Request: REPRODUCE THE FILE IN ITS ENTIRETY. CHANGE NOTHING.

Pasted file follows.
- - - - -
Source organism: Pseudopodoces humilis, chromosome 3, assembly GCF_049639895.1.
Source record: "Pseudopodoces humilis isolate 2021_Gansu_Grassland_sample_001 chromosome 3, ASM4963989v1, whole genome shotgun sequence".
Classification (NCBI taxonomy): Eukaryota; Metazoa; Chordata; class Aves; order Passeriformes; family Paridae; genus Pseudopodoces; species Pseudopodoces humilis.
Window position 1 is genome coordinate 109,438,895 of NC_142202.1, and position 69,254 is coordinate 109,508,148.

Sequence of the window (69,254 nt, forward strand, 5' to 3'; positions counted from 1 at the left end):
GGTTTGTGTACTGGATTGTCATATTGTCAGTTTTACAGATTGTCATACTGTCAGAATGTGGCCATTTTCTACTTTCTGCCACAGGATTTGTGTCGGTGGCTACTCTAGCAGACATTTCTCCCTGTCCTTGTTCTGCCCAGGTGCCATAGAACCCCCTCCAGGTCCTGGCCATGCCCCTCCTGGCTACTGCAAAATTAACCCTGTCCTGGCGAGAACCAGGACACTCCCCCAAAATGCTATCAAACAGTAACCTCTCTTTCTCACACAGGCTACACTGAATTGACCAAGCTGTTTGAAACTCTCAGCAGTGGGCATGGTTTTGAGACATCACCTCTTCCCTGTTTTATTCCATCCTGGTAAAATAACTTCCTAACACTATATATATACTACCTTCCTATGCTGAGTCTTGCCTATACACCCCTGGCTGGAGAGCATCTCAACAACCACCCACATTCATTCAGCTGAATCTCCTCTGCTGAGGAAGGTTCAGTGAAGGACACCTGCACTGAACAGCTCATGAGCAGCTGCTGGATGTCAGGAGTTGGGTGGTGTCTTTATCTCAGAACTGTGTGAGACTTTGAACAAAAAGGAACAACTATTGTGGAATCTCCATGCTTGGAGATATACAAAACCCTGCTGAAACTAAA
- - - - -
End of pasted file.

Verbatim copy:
Source organism: Pseudopodoces humilis, chromosome 3, assembly GCF_049639895.1.
Source record: "Pseudopodoces humilis isolate 2021_Gansu_Grassland_sample_001 chromosome 3, ASM4963989v1, whole genome shotgun sequence".
Classification (NCBI taxonomy): Eukaryota; Metazoa; Chordata; class Aves; order Passeriformes; family Paridae; genus Pseudopodoces; species Pseudopodoces humilis.
Window position 1 is genome coordinate 109,438,895 of NC_142202.1, and position 69,254 is coordinate 109,508,148.

Sequence of the window (69,254 nt, forward strand, 5' to 3'; positions counted from 1 at the left end):
GGTTTGTGTACTGGATTGTCATATTGTCAGTTTTACAGATTGTCATACTGTCAGAATGTGGCCATTTTCTACTTTCTGCCACAGGATTTGTGTCGGTGGCTACTCTAGCAGACATTTCTCCCTGTCCTTGTTCTGCCCAGGTGCCATAGAACCCCCTCCAGGTCCTGGCCATGCCCCTCCTGGCTACTGCAAAATTAACCCTGTCCTGGCGAGAACCAGGACACTCCCCCAAAATGCTATCAAACAGTAACCTCTCTTTCTCACACAGGCTACACTGAATTGACCAAGCTGTTTGAAACTCTCAGCAGTGGGCATGGTTTTGAGACATCACCTCTTCCCTGTTTTATTCCATCCTGGTAAAATAACTTCCTAACACTATATATATACTACCTTCCTATGCTGAGTCTTGCCTATACACCCCTGGCTGGAGAGCATCTCAACAACCACCCACATTCATTCAGCTGAATCTCCTCTGCTGAGGAAGGTTCAGTGAAGGACACCTGCACTGAACAGCTCATGAGCAGCTGCTGGATGTCAGGAGTTGGGTGGTGTCTTTATCTCAGAACTGTGTGAGACTTTGAACAAAAAGGAACAACTATTGTGGAATCTCCATGCTTGGAGATATACAAAACCCTGCTGAAACTAAA